10 things I love about Borgen


Borgen is a Danish political TV drama full of characters with letters in their names you didn’t know existed, and plotlines centring on things like how to finance a welfare reform package. I was as dubious about its entertainment value as the next person before actually sitting down to watch it, but now I’m hooked. And simply because I only have one other person in my life to share my love of Borgen with (namely, my mother, and even she doesn’t like it as much as I do), I thought I’d write a quick list to share just what makes the programme so excellent.

1. The quality of the acting.

The acting is so strong I feel it almost transcends the language barrier. After a while, you forget that it’s all in Danish to focus on the myriad strong performances. Sidse Babette Knudsen as Birgitte Nyborg is especially excellent, and she has the added challenge of acting a character who is herself often acting. She is as convincing as Birgitte Nyborg whilst chairing a Cabinet meeting as when dealing with her failing marriage. Every single lead character is superbly acted and cast, but in my opinion the stand out actors are Knudsen and Pilou Asbaek, who plays the troubled-yet-highly-efficient spin doctor Kasper Juul.

2. Strong female leads

I can’t describe how refreshing and wonderful it is to watch a political drama full of complex, competent and intelligent women whose lives don’t necessarily centre on relationships. The toll that her job takes on Birgitte’s family life is one of the richest parts of the drama, and the way her personal and political lives interweave is stunningly well-plotted. However, seeing a woman with a high-profile job feeling guilty at not spending enough time with her children does not feel like ground-breaking subject matter. Seeing a female Prime Minister outwit another head of state over the capture of a political dissident, defending democracy and a free press in the process, does.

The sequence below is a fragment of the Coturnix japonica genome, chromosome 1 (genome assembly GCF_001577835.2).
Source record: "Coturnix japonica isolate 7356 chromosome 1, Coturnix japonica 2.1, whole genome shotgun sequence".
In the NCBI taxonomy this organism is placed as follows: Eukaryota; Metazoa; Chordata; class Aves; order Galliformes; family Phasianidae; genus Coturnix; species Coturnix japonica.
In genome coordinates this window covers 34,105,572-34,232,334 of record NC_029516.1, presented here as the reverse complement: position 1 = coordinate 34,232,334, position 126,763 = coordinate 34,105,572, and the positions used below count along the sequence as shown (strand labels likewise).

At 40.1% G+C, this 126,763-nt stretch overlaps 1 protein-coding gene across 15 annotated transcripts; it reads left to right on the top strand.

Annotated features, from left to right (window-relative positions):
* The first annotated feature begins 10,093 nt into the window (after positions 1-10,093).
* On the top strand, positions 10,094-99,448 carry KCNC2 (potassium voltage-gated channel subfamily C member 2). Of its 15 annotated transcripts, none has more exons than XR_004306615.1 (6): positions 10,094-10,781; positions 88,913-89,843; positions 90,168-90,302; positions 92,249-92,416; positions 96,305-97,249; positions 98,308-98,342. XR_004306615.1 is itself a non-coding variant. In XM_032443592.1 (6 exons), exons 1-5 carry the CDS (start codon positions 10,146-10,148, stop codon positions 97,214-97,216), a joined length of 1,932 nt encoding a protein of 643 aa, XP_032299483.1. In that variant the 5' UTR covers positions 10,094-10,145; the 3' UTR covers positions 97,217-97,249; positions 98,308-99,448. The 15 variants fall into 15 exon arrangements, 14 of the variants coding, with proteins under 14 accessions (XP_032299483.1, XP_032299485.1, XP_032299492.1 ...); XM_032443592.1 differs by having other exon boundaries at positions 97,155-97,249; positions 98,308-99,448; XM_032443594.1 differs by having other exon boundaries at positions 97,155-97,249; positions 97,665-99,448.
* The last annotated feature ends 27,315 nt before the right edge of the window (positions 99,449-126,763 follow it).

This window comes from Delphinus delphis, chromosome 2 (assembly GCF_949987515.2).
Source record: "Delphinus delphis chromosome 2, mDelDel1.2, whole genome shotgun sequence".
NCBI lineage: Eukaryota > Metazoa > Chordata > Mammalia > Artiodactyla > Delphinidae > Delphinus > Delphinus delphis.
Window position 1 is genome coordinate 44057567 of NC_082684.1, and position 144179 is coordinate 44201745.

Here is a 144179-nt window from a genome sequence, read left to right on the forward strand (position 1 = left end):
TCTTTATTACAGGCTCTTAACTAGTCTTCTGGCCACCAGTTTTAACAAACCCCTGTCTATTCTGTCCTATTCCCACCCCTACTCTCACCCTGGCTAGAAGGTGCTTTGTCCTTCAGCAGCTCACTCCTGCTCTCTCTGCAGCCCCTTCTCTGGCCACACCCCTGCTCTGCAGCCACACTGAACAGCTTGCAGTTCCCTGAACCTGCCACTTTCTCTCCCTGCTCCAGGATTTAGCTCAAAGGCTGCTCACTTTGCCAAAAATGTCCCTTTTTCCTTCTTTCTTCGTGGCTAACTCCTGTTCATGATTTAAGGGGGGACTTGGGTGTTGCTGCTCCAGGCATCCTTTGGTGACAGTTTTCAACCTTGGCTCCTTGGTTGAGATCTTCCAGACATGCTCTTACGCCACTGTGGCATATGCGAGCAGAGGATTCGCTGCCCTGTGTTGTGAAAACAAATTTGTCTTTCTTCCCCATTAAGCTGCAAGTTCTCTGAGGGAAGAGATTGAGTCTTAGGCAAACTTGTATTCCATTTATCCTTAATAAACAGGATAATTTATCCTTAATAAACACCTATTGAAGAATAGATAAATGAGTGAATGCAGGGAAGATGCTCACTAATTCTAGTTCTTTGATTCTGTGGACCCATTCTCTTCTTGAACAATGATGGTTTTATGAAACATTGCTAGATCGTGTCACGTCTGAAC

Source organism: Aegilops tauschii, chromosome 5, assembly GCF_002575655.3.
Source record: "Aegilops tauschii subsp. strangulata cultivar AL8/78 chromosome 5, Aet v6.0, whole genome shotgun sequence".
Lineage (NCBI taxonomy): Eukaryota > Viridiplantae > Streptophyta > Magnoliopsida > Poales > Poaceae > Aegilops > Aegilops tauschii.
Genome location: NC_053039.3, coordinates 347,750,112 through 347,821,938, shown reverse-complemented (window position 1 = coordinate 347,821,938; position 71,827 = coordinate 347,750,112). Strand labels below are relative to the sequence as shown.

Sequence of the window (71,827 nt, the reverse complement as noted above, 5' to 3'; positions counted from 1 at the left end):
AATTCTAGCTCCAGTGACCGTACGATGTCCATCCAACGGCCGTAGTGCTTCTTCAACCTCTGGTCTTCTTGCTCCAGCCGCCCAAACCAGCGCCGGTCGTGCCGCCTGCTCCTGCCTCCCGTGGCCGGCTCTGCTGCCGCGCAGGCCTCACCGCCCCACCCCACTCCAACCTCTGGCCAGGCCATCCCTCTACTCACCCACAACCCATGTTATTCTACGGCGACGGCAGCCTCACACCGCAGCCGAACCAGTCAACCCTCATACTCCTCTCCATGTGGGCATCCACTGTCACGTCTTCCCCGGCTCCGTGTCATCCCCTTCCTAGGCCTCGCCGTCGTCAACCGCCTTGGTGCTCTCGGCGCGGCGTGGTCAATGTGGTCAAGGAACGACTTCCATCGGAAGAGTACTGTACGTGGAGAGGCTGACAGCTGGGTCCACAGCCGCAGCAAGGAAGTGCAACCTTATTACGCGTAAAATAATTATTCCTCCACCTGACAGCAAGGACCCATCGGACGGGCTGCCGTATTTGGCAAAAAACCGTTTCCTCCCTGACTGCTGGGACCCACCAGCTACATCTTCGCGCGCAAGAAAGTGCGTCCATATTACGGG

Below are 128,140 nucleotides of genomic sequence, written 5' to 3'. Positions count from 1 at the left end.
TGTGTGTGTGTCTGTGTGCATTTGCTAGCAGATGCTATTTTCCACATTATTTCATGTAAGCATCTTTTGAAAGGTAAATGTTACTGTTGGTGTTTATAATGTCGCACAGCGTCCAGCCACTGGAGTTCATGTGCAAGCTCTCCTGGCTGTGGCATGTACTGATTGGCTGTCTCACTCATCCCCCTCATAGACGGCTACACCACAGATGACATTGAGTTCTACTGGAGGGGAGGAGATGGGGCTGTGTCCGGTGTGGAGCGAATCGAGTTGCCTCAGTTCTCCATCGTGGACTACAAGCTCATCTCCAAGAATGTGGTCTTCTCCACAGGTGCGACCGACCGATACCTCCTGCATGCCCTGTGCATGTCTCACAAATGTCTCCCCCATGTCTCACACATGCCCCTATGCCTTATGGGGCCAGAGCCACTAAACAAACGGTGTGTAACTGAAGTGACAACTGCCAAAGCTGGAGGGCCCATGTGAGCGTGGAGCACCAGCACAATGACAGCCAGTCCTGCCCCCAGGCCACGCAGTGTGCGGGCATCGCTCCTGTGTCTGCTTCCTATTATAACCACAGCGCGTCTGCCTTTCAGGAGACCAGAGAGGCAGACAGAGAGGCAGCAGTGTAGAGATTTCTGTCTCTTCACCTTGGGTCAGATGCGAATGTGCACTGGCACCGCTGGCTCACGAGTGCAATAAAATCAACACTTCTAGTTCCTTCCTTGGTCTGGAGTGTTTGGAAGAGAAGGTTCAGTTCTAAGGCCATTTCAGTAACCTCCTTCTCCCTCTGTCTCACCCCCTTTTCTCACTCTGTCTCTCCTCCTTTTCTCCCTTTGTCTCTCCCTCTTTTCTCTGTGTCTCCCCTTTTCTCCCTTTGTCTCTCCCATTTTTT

Even the minor female characters of Lotte and Cecelie, who are partners to Kasper and (in series 2) Phillip respectively, are well-rounded and sympathetic. Unlike in most Hollywood drama, the women in Borgen are not either good or bad. They’re allowed to be conflicted, self-interested and sometimes rude, and even at times failing as partners and as parents. Birgitte’s failings as a mother are not used to suggest that she’s a bad person, or that she’d be better off out of politics. This leads on to my second point…

3. The emotional and moral complexity of the characters.

Although Borgen is superbly plotted, the action always arises from the characters’ motivations. Each character has believable motivations, beliefs and personal history, and those elements interact and sometimes conflict with each other to create compelling political drama. Without wanting to give too much away, a debate on lowering the age of criminal responsibility seems to be personally affecting one of the characters in a way that makes total sense when you find out more about his backstory at the end of the episode. With the exception of former-Labour-leader-turned-tabloid-editor Laugesen, who has no moral compass whatsoever, no one is entirely good or entirely bad. Birgitte goes into politics from a sincere desire to do good, and with a vision of transcending bloc politics in the national interest. Power changes her, and she finds herself making more and more compromises. The great question at the heart of Borgen is whether Birgitte sells out her ideals in order to cling onto power, or simply learns to be more pragmatic in order to get things done. In terms of her marriage, does it fail because she starts treating her husband like a member of her Cabinet, or does it fail because Phillip can’t cope with his wife’s success? Other questions this series throws up, in a sustained and serious way, include: Should a leader who voted against an unwinnable foreign war pull the troops out when she’s in power? Does loving someone mean telling them all your secrets, no matter how painful? Is it possible to be a good parent and a good politician? Is it even possible to be a good politician? Borgen’s great strength is that it has more interest in asking questions than answering them.